Next day, we woke up to see a quite modern city with new roads and buildings almost everywhere, a contrast to the winding roads of Addis and Lagos. Before we took our tour of the city, we found a local French bakery nearby, where we could have breakfast. To the surprise of the bakery manager, we ordered several trays of croissants, éclairs, and other pastries, which we promptly inhaled in short order. Customers in the bakery thought we had not eaten in weeks, to which we promptly affirmed by our gestures.
After our tour of the city, we went swimming at the local Atlantic beach. There, Tish and Judy got caught in some rip tides. Local swimmers quickly came to our rescue, after which we headed to a local health clinic to help in recovery. It turns out that a nurse wound up retrieving a small fish from an ear, and which set us aright for resuming our travel. Being on our way meant taking an Air Guionée Ilyushin jet plane briefly to Conakry, Guinea, and from there a flight back to Lagos.
Once in Lagos, we went eastward to visit another Peace Corps volunteer teacher, Greg Morrison, who had trained in the Peace Corps at UCLA at the same time as we. and Greg was stationed at Ikoti Ekpene, not far from Port Harcourt in the southeast of Nigeria. We had a good visit with Greg, who regaled us with stories post-training and his assignment in Nigeria. We then returned to Lagos where we took a trip up to Ibadan, then Nigeria’s second largest city. We managed to negotiate a few sculpture pieces, one of which I still have. I recall that I spent nearly one whole day in negotiating the purchase, and as elsewhere in my travels, learned how important commercial negotiations are intertwined with social interactions that lead to a mutual level of trust and friendship.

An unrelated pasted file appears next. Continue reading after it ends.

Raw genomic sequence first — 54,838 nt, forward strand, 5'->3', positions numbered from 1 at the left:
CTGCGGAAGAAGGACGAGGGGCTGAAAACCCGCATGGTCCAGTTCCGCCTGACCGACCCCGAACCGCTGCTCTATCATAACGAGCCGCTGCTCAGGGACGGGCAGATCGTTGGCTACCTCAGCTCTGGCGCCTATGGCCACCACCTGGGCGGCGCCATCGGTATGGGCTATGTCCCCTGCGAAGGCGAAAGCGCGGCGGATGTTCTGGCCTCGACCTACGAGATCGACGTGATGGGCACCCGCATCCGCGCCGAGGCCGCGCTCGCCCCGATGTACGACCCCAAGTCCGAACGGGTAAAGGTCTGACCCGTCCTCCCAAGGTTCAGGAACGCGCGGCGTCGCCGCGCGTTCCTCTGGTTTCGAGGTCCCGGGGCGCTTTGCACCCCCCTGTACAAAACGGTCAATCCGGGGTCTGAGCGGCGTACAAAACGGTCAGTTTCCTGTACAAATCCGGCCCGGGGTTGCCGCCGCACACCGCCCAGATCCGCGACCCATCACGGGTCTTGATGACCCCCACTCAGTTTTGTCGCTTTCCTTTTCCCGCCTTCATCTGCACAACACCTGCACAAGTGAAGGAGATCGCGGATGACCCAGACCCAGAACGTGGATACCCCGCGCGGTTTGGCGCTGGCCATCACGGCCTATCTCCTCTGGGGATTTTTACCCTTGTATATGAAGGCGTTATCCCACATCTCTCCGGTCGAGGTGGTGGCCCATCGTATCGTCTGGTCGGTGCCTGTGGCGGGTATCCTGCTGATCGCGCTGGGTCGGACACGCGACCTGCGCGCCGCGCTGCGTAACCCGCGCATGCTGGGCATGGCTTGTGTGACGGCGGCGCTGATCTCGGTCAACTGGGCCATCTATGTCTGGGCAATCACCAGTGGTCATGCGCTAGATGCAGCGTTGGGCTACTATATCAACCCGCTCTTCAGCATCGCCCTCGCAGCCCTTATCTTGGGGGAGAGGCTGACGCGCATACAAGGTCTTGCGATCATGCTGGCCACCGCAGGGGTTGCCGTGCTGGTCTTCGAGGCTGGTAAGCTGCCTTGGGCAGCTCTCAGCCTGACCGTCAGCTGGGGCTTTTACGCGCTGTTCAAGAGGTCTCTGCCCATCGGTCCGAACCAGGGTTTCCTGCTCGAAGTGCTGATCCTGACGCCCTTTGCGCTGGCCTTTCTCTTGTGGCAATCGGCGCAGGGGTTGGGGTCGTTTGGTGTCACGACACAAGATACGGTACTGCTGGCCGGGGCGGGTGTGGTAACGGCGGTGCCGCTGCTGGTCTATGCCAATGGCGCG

From our return trip to Lagos, we then flew back to Addis, content that we had seen a bit of West Africa that remained with us thereafter. Once back in Addis, we shared our experience with fellow volunteers Dick Coolidge, Ron Kaley, Ken Sheppard, and others, many of whom had taken charter flights to the Middle East and had similar tales of adventure to recount. With our trinkets on display, this reunion was something like an improbable meeting of Henry Morton Stanley and Lawrence of Arabia, seeing each other for the first time.
Phillip LeBel (Ethiopia 1965-67) was stationed in Emdeber for two and a half years, and completed a third year (1967-68) teaching secondary school history under a contract with the Ethiopian Ministry of Education. He has traveled to Ethiopia several times, most recently, teaching a month-long course at Wolkite University in October 2017, and has published articles on Ethiopia in addition to others in his discipline. He is Emeritus Professor of Economics from Montclair State University in Montclair, New Jersey and lives in Delmar, Maryland.